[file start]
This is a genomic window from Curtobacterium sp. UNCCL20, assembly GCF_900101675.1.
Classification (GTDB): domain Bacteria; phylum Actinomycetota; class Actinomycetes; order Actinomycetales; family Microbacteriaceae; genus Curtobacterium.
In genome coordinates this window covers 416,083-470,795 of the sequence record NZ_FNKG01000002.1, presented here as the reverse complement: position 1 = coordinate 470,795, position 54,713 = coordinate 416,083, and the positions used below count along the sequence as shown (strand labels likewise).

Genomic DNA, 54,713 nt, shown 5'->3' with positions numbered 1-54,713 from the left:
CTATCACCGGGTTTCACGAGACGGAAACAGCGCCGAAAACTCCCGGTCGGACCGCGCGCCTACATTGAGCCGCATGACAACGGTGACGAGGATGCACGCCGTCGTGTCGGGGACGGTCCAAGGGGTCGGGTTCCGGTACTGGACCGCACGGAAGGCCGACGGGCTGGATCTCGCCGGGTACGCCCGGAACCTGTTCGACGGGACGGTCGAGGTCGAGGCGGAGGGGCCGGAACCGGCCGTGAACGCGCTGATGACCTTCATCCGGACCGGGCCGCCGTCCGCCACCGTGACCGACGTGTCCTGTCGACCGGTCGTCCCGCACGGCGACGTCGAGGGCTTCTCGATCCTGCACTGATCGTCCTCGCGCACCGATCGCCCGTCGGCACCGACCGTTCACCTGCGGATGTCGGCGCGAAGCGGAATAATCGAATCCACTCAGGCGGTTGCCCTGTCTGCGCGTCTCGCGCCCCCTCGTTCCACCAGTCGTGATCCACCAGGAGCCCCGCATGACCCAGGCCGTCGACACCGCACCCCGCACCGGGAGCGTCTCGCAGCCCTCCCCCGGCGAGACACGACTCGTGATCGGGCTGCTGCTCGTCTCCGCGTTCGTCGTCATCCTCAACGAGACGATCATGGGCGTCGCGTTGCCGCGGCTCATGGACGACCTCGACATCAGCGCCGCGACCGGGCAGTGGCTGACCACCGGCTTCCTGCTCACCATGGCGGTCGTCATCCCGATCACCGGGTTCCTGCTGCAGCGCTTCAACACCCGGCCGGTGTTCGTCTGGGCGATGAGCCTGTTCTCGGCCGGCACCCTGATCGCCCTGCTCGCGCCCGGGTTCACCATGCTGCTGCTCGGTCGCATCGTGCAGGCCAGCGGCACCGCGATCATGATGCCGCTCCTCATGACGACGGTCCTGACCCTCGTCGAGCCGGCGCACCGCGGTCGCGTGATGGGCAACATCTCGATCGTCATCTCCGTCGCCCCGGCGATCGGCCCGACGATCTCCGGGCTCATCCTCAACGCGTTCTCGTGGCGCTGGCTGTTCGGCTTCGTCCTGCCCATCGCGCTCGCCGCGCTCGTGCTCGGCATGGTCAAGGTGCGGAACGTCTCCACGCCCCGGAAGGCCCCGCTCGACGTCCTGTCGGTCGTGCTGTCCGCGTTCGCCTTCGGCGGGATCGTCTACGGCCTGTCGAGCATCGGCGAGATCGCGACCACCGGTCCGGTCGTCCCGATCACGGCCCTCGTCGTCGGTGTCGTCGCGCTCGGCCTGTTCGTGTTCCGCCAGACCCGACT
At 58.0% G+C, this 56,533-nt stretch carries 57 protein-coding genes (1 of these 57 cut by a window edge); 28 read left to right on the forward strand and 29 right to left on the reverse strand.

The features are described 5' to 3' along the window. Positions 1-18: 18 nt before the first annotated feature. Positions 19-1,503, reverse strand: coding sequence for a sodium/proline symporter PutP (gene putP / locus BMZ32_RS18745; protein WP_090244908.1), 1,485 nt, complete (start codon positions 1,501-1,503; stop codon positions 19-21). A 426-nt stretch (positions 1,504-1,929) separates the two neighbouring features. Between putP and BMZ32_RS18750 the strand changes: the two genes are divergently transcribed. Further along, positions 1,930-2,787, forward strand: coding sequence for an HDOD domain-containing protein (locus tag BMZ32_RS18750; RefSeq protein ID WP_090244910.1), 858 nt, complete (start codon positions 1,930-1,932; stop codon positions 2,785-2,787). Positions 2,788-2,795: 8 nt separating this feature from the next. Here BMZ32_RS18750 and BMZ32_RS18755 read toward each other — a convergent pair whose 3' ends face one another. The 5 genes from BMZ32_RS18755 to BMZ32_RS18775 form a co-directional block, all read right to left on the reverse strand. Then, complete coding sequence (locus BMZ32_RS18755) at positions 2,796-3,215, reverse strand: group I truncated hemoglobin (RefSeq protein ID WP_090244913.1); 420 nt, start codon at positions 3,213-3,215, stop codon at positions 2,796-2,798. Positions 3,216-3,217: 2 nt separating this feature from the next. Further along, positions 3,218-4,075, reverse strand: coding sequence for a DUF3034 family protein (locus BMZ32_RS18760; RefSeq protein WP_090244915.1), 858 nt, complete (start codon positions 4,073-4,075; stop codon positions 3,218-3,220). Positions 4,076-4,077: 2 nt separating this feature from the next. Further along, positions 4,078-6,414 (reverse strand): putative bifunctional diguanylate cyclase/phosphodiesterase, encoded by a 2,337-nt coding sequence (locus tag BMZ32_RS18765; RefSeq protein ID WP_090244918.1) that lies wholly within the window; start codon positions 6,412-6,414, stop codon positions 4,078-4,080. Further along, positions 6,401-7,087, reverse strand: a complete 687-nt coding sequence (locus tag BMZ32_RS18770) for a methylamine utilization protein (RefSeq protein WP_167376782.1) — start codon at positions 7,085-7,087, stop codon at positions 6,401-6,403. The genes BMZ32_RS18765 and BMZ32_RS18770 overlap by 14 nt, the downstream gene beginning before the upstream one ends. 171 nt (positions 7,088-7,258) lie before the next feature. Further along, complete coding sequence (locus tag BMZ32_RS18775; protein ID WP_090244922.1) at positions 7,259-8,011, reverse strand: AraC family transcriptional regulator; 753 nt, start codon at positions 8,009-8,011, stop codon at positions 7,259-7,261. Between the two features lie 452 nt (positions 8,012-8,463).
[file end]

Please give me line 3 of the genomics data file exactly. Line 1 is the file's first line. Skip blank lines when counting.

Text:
In genome coordinates this window covers 416,083-470,795 of the sequence record NZ_FNKG01000002.1, presented here as the reverse complement: position 1 = coordinate 470,795, position 54,713 = coordinate 416,083, and the positions used below count along the sequence as shown (strand labels likewise).